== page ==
Sandia LabNews

Sandia creates mechanized microfluidic device

Inexpensive silicon microteeth that open and close like jaws to harmlessly deform red blood cells have been developed at Sandia.

The patent-pending microdevices, because of their constant munching, bear a strong resemblance to the computer game hero Pac-Man as their upper teeth slide back and forth in piston-like action across microchannels to momentarily trap unaware red blood cells against the lower teeth.

"We’ve shown we’ve created a micromachine that can interact at the scale of cells," says Sandia researcher Murat Okandan (1749).

The capability could add an extra tool to the growing capabilities of microfluidic devices, a billion-dollar industry. Microfluidic devices typically are limited in capabilities to examination of materials. But, says Murat, "We’re trying to create conditions in which, on a massive scale, cells may be altered as well as examined."

The prototype device offers the possibility of considerable mechanical intervention at the cellular level because it operates rapidly and is so small that many units could operate in parallel in a small space. Ten complete units can fit in an area smaller than a household electric plug prong, and each microdevice can puncture 10 cells per second.

An immediate goal of Murat, who developed the device with Paul Galambos, Sita Mani, and Jay Jakubczak (all 1749), is to see whether the masticated red blood cells absorb fluorescent material.

If the material is readily absorbed, it means that Sandia researchers have created the first example of a continuous flow, mechanical cellular-membrane disrupter ever reported.

Enter, the needle

A near-time goal is to replace the microteeth with a hollow silicon needle now in development. The needles would rapidly inject DNA, RNA, or proteins (including drug molecules) into living cells at precise points of their anatomies and in large numbers, possibly changing the course of a disease or restoring lost functions.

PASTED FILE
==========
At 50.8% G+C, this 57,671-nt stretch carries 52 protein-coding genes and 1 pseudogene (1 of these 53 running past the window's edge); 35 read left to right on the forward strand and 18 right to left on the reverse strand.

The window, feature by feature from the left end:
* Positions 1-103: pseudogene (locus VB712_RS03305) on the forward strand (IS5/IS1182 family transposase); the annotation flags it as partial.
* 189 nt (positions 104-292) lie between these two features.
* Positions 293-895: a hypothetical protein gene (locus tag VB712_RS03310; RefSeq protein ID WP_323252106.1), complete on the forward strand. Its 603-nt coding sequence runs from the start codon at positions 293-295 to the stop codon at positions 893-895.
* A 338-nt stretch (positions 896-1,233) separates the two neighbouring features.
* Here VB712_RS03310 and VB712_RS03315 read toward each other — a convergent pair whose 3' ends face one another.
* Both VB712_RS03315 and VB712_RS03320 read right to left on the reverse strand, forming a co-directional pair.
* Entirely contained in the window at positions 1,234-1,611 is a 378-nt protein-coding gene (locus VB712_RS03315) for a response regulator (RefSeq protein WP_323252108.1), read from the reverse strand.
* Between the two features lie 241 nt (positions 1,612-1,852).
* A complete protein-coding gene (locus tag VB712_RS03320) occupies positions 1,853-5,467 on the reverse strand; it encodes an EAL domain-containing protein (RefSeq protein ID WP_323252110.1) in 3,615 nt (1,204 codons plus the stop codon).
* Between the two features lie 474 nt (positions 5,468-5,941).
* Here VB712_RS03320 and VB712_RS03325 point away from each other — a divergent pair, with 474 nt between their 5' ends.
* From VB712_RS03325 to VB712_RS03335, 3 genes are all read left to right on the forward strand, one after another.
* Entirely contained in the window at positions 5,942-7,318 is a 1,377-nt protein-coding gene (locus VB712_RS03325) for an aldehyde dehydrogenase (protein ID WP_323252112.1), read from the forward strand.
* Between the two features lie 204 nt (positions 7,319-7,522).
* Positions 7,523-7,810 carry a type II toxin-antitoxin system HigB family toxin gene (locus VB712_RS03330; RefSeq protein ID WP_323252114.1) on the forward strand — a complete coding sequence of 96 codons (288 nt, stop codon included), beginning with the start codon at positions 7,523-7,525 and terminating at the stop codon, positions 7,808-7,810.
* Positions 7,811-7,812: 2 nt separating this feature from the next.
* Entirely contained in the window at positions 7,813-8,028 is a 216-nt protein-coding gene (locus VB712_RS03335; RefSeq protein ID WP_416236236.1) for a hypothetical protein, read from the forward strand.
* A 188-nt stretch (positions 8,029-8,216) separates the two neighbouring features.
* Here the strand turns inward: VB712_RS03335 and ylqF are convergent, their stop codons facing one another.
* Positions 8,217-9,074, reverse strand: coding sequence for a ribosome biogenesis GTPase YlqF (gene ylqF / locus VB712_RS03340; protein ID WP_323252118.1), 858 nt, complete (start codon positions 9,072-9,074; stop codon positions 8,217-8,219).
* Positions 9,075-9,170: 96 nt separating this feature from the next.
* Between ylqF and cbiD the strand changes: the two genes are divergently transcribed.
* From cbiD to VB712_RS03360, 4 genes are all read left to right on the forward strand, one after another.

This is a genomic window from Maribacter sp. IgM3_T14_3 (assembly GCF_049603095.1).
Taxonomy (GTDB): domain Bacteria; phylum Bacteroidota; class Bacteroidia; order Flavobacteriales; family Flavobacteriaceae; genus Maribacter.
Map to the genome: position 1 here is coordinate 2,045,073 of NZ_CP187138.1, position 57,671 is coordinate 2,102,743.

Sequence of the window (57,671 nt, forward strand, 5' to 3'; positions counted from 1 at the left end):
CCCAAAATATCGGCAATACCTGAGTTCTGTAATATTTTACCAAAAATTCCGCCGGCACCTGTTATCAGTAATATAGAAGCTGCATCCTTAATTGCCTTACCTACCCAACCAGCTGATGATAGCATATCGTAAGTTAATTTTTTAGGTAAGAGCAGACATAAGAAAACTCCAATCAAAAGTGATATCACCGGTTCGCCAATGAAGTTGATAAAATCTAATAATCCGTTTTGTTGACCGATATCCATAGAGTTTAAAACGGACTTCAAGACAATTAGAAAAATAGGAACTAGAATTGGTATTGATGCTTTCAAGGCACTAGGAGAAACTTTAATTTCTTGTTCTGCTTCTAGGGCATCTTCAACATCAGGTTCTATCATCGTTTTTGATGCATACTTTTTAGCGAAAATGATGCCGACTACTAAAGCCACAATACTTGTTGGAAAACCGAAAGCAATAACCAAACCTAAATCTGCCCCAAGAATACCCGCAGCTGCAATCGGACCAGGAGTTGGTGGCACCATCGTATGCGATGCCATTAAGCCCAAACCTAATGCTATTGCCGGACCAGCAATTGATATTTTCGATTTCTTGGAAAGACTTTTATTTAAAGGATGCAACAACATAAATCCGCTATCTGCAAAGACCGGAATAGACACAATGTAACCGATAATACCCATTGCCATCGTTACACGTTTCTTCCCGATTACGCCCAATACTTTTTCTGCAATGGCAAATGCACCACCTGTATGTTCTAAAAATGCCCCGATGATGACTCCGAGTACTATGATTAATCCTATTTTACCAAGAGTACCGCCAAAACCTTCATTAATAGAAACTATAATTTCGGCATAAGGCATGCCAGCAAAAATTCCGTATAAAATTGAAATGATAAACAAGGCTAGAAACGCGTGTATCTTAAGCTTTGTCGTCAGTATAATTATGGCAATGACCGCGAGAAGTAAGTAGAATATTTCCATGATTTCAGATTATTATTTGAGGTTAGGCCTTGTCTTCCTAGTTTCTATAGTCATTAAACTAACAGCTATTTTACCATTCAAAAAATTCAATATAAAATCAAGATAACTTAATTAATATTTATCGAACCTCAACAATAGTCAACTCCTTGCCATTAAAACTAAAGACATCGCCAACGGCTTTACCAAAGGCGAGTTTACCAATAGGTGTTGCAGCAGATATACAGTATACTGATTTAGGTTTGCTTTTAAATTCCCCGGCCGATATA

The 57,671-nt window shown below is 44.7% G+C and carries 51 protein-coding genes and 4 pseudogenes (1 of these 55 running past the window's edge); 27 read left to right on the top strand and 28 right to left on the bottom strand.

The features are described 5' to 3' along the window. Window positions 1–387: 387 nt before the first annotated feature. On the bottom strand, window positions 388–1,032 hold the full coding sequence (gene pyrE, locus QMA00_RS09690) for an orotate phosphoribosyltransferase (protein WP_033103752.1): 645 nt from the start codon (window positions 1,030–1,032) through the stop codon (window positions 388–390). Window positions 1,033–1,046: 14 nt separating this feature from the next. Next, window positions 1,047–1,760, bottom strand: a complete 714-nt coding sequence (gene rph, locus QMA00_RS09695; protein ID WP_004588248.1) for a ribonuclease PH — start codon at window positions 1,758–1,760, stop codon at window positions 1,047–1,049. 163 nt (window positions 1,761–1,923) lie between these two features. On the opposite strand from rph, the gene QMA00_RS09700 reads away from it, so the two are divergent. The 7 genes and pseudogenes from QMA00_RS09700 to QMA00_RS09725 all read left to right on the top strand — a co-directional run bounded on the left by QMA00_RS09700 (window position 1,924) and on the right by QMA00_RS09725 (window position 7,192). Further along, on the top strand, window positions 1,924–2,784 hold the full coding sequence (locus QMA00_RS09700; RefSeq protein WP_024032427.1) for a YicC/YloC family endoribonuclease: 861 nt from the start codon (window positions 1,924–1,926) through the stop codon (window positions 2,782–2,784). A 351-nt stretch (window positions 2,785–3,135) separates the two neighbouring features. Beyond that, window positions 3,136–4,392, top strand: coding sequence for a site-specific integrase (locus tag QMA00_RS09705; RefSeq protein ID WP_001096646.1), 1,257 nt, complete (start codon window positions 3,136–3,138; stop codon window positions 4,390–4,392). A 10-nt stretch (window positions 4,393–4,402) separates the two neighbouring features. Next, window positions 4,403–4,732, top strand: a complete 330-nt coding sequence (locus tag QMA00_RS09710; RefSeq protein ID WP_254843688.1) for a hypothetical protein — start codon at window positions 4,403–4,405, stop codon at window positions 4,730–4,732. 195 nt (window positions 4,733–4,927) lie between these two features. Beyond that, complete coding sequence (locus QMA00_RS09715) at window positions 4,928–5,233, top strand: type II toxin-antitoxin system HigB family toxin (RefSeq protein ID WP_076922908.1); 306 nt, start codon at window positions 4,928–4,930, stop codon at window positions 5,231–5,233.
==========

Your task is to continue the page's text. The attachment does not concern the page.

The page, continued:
Even if punctures have not occurred, "We’ve created a demonstration tool with very flexible technology that we hope will enable many designs and concepts," says Murat. "This device itself may generate considerable interest from the agriculture or genetic engineering marketplaces."

The cells punctured do not need to be blood cells but could be, say, stem cells — cells able to change, given suitable direction — possibly by gene implantation — into many of the tissues of the human body, says Murat.

In terms of the number of living cells altered, the method potentially compares favorably with electrical or chemical techniques used to open cell walls for drug insertion; either of the latter methods kills large numbers of cells.

Also, microelectromechanical insertion is less expensive than these other methods. The devices — powered by electrostatic actuators — and the microchannels in which they function are so cheap to fabricate that, when mass-produced, a device could be thrown away after it is used once.

The depth and precise position of molecular insertion would be controlled by researchers who have located the cell’s "sweet spot" by observing effects of the insertions.

Hundreds or thousands of units assembled in parallel, puncturing cells at the rate of 10 a second, could create a sizeable supply of enhanced material.

Why the device could be built

Inexpensive fabrication of the device became possible for two reasons: the capabilities of the Sandia MEMS SUMMiT V fabrication process — a sequence of deposition, patterning, and etching — to create complicated micromachines, and the use of silicon nitride to build insulated microchannels in that process.

An effective insulator is needed because microchannels of silicon, an electrical conductor, would short out electrodes that create electrical and magnetic fields used to analyze or manipulate the contents of the channel. By fabricating channels instead out of a version of silicon nitride, the researchers were able to avoid these problems.

Silicon nitride’s other advantages are that it is transparent, allowing researchers optical examination of the experiments, and that it is a material commonly used in microelectronic device fabrication — an important consideration.

Although the microdevices are fabricated step by step with lithographic processes well known to the semiconductor industry, the ability to easily make this complicated device is credited to the Sandia SUMMiT V fabrication process, which allows five-level micromachine construction to be quickly designed and implemented. The SUMMiT V process is the only one available worldwide that can construct five-level micromachine devices.

Another invisible ingredient in the mix was the expert MESA (Microsystems and Engineering Sciences Applications complex) fabrication teams that physically created the device.